• True. The second set may be on topic on SuperUser, bot not SO. I've no SO examples at hand, but I've seen these situations and I've gone into discussion and voted to re-open such questions. But you're missing the point. In general, if the answer is the same, you should be able to tell that the question is essentially the same too, so in at least (wild guess) 97% of the cases there is no issue and you and I would vote the same. I'm just saying that if the question is different, the question should be what you base the vote on, not the answer. – GolezTrol Jun 23 '15 at 14:41
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    @GolezTrol all questions are different. The question is, how do we measure "are these two questions the same?". My (proposed) criteria on SO is clear: if the same answer would be a good answer to both, then that is how I determine the two questions are essentially the same. And hence close as duplicate. Nobody ever seems to be able to find a good convincing counter example. It is like hunting invisible pink unicorns: people tell me they taste good, but nobody can show me the meat. You claim there are some questions on SO with a different "core" yet share the same "good answer". – Yakk - Adam Nevraumont Jun 23 '15 at 14:49
  • Your proposed criteria are very clear. I didn't say they are not. I just disagree with them. – GolezTrol Jun 23 '15 at 14:50
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I see this often in Java questions too; usually the question takes the form of comparing strings or the user received a NullPointerException and is entirely lost.

Depending on the context of the question, my options are usually to:

  • Close as duplicate, if the essence of the question boils down to a commonly answered question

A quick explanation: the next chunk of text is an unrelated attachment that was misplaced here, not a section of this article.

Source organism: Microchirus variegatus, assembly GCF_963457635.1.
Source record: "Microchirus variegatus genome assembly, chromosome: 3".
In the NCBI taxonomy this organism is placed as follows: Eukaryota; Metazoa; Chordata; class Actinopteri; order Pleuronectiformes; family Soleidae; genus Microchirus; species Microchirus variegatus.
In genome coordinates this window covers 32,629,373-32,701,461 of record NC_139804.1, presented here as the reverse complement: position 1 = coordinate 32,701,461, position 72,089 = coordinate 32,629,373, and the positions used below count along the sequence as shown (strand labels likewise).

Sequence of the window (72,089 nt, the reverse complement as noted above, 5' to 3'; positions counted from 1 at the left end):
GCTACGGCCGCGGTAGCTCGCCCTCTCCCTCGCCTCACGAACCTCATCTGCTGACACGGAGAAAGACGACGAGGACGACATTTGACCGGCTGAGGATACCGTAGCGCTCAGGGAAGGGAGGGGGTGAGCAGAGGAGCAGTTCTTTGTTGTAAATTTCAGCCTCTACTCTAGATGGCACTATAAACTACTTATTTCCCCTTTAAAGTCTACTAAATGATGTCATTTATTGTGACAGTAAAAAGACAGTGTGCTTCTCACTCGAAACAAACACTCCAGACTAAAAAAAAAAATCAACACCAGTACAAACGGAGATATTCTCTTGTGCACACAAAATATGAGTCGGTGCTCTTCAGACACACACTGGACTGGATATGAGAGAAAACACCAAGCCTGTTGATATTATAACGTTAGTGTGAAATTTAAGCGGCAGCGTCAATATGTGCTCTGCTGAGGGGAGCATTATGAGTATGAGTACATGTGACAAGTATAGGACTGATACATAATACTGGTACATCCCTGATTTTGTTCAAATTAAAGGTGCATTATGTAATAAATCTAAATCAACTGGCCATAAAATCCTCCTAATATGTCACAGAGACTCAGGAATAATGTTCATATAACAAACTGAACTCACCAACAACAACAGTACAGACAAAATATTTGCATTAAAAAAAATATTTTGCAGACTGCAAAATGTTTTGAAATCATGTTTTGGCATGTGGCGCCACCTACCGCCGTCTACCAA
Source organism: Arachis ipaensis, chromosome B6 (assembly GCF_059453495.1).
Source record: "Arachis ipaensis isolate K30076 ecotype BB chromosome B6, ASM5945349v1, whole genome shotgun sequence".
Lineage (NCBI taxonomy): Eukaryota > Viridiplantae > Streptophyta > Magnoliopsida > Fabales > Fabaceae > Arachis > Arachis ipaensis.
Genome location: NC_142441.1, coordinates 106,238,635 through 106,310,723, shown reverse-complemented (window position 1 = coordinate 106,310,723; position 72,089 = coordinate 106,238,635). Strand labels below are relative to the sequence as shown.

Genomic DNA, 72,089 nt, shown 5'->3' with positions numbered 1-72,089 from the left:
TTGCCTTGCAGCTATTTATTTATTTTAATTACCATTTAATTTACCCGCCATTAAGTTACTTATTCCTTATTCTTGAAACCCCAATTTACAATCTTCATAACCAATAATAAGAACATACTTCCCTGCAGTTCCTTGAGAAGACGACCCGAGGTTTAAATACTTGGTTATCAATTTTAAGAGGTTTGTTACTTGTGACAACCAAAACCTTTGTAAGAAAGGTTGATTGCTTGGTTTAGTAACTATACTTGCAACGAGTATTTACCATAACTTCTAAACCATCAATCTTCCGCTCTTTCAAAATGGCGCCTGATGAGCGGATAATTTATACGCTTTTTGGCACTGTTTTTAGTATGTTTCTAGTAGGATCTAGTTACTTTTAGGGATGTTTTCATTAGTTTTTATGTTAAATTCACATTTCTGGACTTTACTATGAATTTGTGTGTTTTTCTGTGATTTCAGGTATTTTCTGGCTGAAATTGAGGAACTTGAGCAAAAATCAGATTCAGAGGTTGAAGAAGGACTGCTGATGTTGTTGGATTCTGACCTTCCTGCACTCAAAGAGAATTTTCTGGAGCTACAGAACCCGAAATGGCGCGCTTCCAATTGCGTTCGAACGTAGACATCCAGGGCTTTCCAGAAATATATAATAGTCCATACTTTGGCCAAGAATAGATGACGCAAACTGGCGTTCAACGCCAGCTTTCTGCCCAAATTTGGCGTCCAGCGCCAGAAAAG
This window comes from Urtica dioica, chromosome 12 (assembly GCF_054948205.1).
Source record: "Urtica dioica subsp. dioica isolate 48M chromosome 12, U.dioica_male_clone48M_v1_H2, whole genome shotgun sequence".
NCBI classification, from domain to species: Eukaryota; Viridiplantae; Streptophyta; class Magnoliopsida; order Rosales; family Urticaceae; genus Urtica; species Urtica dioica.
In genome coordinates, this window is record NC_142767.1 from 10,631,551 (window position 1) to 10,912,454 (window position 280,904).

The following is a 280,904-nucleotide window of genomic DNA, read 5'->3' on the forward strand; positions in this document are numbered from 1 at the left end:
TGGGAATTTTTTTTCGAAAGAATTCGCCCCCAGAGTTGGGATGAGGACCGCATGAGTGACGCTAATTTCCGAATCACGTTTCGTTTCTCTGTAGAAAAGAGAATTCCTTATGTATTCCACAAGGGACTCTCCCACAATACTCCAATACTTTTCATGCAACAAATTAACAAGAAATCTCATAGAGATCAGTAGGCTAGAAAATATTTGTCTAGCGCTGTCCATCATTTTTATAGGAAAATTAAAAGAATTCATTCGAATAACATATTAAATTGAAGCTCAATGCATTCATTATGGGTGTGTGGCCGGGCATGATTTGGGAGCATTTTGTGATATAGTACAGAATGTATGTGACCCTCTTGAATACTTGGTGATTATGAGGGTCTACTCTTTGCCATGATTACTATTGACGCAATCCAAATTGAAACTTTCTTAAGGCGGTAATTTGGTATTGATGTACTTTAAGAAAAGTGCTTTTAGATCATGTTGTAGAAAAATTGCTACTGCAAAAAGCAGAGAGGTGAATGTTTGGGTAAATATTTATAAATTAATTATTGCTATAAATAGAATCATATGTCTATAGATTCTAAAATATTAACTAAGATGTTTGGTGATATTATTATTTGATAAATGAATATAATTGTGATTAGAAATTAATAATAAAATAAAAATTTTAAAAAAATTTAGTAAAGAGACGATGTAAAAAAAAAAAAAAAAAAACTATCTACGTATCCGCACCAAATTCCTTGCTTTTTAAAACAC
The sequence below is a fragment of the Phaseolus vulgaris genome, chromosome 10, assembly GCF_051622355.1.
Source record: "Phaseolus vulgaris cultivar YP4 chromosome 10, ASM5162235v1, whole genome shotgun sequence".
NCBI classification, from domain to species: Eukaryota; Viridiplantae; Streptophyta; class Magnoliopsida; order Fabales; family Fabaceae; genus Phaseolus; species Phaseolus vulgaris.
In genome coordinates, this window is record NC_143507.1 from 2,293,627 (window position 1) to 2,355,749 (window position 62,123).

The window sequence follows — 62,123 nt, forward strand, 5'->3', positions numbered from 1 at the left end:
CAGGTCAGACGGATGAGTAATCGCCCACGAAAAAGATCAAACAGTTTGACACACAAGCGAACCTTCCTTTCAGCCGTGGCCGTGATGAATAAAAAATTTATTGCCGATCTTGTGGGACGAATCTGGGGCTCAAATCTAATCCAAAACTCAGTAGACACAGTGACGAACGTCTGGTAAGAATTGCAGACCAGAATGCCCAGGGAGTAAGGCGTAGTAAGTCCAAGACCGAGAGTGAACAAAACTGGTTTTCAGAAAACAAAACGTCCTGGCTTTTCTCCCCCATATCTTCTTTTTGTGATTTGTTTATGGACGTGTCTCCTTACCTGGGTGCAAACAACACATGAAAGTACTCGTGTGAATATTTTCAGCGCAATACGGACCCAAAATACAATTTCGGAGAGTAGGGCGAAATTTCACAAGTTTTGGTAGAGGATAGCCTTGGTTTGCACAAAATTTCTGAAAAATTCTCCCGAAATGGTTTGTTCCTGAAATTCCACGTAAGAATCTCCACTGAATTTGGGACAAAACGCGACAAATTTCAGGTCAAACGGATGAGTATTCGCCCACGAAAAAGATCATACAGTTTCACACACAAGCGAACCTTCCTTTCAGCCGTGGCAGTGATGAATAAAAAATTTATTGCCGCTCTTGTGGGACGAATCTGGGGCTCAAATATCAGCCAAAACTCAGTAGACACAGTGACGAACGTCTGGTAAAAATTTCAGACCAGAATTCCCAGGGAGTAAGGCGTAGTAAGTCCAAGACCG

• Ask for clarification if I'm uncertain that it should be closed as a duplicate, but am looking for more concrete evidence to suggest that it is
  • Answer the question if I'm reasonably certain that it's not just one of those common problems that is at play here

Close the question as a duplicate if you're fairly confident that the question is an actual duplicate. Try to tease out what the question actually is by asking for some clarification. In my opinion, only answer if you're certain that there is more to explain than just, "this question will answer all for you. Go there."

  • "Ask for clarification if I'm uncertain that it should be closed as a duplicate, but am looking for more concrete evidence to suggest that it is" Why not close as duplicate, or as unclear what you are asking, and let people vote to reopen if the required clarification is provided? – Raedwald Jun 23 '15 at 12:07
  • In general I agree with this question. Except, if the question contains too little context to tell it apart from the other question, you can close it as duplicate (as described, they seem the same). I think the close message even states that OP can ask a new question and provide more details about why the other answers didn't help, so that seems to be the desired flow. – GolezTrol Jun 23 '15 at 14:45